applying an icepack and resting for several
weeks.
Physiotherapy treatment may be needed
and possibly cortisone (steroid) injections to
relieve the pain.

Chronic injuries
Shin splints are pains in the lower leg,
caused by continuous stress over a
long period of time.
Either the tendons around the tibia
become inflamed, or stress fractures
develop these are cracks along the
length of the bone.
Shin splints should be treated with ice
and plenty of rest. Cushioned
footwear and special insoles can help
to prevent the injury returning.

INFLAMMATORY RESPONSE
This is the initial stage of repair involving the
first 48-72 hrs after the injury as the body
increases blood flow to the injured site.

Phase 1
Inflammatory
stage:

Redness
Heat
Swelling
Pain
Loss of
function

Phase 2 Repair
stage (3 days to
six weeks)

Eliminate debris
Form new fibres
Produce scar
tissue

Phase 3
Remodelling stage
(6 weeks to months)

development of
scar tissue tissue
needs to
strengthen in the
direction force is
applied
dependant on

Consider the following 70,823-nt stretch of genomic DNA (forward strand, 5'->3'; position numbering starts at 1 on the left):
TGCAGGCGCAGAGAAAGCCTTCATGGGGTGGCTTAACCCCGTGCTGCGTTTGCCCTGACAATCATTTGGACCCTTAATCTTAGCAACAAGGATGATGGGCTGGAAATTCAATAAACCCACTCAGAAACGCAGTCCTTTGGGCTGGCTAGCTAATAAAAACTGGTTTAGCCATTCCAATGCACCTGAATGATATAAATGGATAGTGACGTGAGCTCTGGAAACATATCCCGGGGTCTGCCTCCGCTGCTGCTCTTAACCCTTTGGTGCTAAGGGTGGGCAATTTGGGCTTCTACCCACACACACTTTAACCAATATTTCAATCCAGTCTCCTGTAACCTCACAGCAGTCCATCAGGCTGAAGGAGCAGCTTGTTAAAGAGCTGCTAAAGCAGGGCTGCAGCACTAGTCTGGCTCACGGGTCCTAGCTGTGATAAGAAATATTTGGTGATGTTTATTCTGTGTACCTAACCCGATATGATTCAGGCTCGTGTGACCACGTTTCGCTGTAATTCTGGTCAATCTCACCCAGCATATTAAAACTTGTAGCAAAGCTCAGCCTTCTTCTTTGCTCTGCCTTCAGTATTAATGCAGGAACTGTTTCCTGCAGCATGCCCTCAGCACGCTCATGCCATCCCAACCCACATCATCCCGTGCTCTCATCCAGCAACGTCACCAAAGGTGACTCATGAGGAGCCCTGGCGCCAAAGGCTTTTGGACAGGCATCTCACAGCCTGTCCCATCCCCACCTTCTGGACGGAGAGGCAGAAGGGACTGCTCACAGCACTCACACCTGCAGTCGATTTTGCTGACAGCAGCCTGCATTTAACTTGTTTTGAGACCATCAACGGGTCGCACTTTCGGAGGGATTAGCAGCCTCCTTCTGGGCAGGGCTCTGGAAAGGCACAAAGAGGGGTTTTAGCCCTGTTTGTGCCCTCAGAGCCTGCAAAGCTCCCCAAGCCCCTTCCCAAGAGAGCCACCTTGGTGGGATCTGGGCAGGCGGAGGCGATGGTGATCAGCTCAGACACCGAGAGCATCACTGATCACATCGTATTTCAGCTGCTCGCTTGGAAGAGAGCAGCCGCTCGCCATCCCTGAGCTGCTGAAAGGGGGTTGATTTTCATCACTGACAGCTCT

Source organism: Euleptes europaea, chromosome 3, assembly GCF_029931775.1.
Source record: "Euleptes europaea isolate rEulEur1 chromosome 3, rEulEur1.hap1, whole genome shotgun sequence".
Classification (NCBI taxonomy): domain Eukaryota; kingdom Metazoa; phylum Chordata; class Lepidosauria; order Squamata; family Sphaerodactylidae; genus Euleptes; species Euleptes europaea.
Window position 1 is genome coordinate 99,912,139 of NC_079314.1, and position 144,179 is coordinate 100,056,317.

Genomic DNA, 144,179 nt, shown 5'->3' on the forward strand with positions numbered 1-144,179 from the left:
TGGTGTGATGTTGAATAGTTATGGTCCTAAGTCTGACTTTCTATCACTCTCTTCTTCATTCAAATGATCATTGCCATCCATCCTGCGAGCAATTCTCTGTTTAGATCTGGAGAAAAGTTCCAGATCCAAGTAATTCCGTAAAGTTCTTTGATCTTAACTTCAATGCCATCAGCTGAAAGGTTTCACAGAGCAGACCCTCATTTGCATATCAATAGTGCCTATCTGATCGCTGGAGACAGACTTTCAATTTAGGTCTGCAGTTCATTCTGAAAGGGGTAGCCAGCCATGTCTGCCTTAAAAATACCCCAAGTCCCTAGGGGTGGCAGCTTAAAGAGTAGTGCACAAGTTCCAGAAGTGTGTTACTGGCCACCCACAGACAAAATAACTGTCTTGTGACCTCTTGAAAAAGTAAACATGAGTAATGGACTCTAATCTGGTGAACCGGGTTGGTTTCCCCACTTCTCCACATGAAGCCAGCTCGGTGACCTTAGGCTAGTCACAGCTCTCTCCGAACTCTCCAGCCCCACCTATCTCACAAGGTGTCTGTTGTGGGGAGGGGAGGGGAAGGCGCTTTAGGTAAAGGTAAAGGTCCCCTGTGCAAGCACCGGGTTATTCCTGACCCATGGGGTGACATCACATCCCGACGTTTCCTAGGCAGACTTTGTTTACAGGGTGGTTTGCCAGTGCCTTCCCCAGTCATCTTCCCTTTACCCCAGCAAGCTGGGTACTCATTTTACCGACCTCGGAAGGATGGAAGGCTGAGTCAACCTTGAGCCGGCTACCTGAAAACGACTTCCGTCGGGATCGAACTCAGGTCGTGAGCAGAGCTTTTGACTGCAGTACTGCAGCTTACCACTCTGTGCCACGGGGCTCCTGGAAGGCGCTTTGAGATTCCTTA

amount of
exercise and
rehab routine
aim to regain full
function

MANAGING SOFT TISSUE INJURIES

SOFT TISSUE INJURIES


MUSCLES/TENDONS/LIGAMENTS
ALWAYS THINK
RECOGNITION OF INJURY AND APPROPRIATE
MANAGEMENT- ACUTE CHRONIC?
USE:
R - REST
I ICE
C COMPRESSION
E ELEVATION
R REFERRAL
STRAINS/SPRAINS

RICER (Rest, Ice, Compression, Elevation, Referral)


Rest: minimal movement for the first 48-72 hrs
Ice: causes blood vessels to constrict to decrease blood
flow. Apply for 20-30 mins every 2 hrs for 48-72 hrs.
Compression: ice should be firmly applied in a wide elastic
bandage. This reduces swelling and provides support.
Elevation: ensure the injury site is elevated above the
heart. This reduces the volume and pressure of blood flow
to the injury and reduces swelling.

Referral: a medical assessment should be sought ASAP to